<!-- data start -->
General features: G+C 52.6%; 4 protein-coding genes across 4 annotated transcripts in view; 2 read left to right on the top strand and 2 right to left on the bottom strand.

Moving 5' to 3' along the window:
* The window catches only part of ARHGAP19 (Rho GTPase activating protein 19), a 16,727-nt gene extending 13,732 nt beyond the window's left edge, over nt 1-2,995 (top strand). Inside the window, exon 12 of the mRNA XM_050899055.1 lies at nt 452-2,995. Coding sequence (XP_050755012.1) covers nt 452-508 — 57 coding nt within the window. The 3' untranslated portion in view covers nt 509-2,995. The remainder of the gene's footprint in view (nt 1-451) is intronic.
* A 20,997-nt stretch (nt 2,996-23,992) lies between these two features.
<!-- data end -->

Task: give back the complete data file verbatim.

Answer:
General features: G+C 52.6%; 4 protein-coding genes across 4 annotated transcripts in view; 2 read left to right on the top strand and 2 right to left on the bottom strand.

Moving 5' to 3' along the window:
* The window catches only part of ARHGAP19 (Rho GTPase activating protein 19), a 16,727-nt gene extending 13,732 nt beyond the window's left edge, over nt 1-2,995 (top strand). Inside the window, exon 12 of the mRNA XM_050899055.1 lies at nt 452-2,995. Coding sequence (XP_050755012.1) covers nt 452-508 — 57 coding nt within the window. The 3' untranslated portion in view covers nt 509-2,995. The remainder of the gene's footprint in view (nt 1-451) is intronic.
* A 20,997-nt stretch (nt 2,996-23,992) lies between these two features.